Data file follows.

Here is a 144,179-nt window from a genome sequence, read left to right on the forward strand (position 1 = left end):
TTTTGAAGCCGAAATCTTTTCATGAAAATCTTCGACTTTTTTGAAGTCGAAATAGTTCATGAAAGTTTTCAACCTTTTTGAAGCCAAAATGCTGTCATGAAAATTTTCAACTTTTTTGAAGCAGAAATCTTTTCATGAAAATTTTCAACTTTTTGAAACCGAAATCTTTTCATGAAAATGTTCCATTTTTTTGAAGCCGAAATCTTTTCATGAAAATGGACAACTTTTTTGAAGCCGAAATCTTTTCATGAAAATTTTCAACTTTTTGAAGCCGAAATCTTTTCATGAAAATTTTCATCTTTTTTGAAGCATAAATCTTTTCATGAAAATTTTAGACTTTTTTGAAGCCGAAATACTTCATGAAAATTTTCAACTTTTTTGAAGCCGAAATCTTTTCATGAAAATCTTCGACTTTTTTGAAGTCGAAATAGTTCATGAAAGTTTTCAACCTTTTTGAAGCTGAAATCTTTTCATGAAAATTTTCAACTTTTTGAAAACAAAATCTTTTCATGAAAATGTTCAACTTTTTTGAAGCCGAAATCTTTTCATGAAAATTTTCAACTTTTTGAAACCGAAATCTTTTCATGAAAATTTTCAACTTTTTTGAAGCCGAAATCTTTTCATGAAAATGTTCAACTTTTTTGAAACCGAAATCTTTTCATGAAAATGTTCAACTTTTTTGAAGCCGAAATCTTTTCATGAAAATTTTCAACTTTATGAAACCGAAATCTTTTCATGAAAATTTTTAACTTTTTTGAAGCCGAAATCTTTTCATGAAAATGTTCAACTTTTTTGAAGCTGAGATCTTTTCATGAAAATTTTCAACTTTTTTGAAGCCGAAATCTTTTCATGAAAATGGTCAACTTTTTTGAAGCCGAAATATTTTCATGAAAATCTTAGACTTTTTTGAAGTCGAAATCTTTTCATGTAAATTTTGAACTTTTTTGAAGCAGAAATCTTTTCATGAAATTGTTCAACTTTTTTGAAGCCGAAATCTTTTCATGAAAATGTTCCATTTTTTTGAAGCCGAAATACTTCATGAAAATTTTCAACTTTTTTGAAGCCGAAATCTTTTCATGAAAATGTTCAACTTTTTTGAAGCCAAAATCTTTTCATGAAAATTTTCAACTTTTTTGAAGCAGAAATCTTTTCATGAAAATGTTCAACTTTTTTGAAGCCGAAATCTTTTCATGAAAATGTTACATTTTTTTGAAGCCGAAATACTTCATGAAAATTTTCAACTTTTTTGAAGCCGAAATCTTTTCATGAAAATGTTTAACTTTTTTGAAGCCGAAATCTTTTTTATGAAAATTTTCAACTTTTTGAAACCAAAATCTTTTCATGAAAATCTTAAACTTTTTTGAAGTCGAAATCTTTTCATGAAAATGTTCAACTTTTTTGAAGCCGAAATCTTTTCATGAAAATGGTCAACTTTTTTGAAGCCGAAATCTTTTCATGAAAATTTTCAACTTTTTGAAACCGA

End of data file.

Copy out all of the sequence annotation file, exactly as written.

Here is a 144,179-nt window from a genome sequence, read left to right on the forward strand (position 1 = left end):
TTTTGAAGCCGAAATCTTTTCATGAAAATCTTCGACTTTTTTGAAGTCGAAATAGTTCATGAAAGTTTTCAACCTTTTTGAAGCCAAAATGCTGTCATGAAAATTTTCAACTTTTTTGAAGCAGAAATCTTTTCATGAAAATTTTCAACTTTTTGAAACCGAAATCTTTTCATGAAAATGTTCCATTTTTTTGAAGCCGAAATCTTTTCATGAAAATGGACAACTTTTTTGAAGCCGAAATCTTTTCATGAAAATTTTCAACTTTTTGAAGCCGAAATCTTTTCATGAAAATTTTCATCTTTTTTGAAGCATAAATCTTTTCATGAAAATTTTAGACTTTTTTGAAGCCGAAATACTTCATGAAAATTTTCAACTTTTTTGAAGCCGAAATCTTTTCATGAAAATCTTCGACTTTTTTGAAGTCGAAATAGTTCATGAAAGTTTTCAACCTTTTTGAAGCTGAAATCTTTTCATGAAAATTTTCAACTTTTTGAAAACAAAATCTTTTCATGAAAATGTTCAACTTTTTTGAAGCCGAAATCTTTTCATGAAAATTTTCAACTTTTTGAAACCGAAATCTTTTCATGAAAATTTTCAACTTTTTTGAAGCCGAAATCTTTTCATGAAAATGTTCAACTTTTTTGAAACCGAAATCTTTTCATGAAAATGTTCAACTTTTTTGAAGCCGAAATCTTTTCATGAAAATTTTCAACTTTATGAAACCGAAATCTTTTCATGAAAATTTTTAACTTTTTTGAAGCCGAAATCTTTTCATGAAAATGTTCAACTTTTTTGAAGCTGAGATCTTTTCATGAAAATTTTCAACTTTTTTGAAGCCGAAATCTTTTCATGAAAATGGTCAACTTTTTTGAAGCCGAAATATTTTCATGAAAATCTTAGACTTTTTTGAAGTCGAAATCTTTTCATGTAAATTTTGAACTTTTTTGAAGCAGAAATCTTTTCATGAAATTGTTCAACTTTTTTGAAGCCGAAATCTTTTCATGAAAATGTTCCATTTTTTTGAAGCCGAAATACTTCATGAAAATTTTCAACTTTTTTGAAGCCGAAATCTTTTCATGAAAATGTTCAACTTTTTTGAAGCCAAAATCTTTTCATGAAAATTTTCAACTTTTTTGAAGCAGAAATCTTTTCATGAAAATGTTCAACTTTTTTGAAGCCGAAATCTTTTCATGAAAATGTTACATTTTTTTGAAGCCGAAATACTTCATGAAAATTTTCAACTTTTTTGAAGCCGAAATCTTTTCATGAAAATGTTTAACTTTTTTGAAGCCGAAATCTTTTTTATGAAAATTTTCAACTTTTTGAAACCAAAATCTTTTCATGAAAATCTTAAACTTTTTTGAAGTCGAAATCTTTTCATGAAAATGTTCAACTTTTTTGAAGCCGAAATCTTTTCATGAAAATGGTCAACTTTTTTGAAGCCGAAATCTTTTCATGAAAATTTTCAACTTTTTGAAACCGA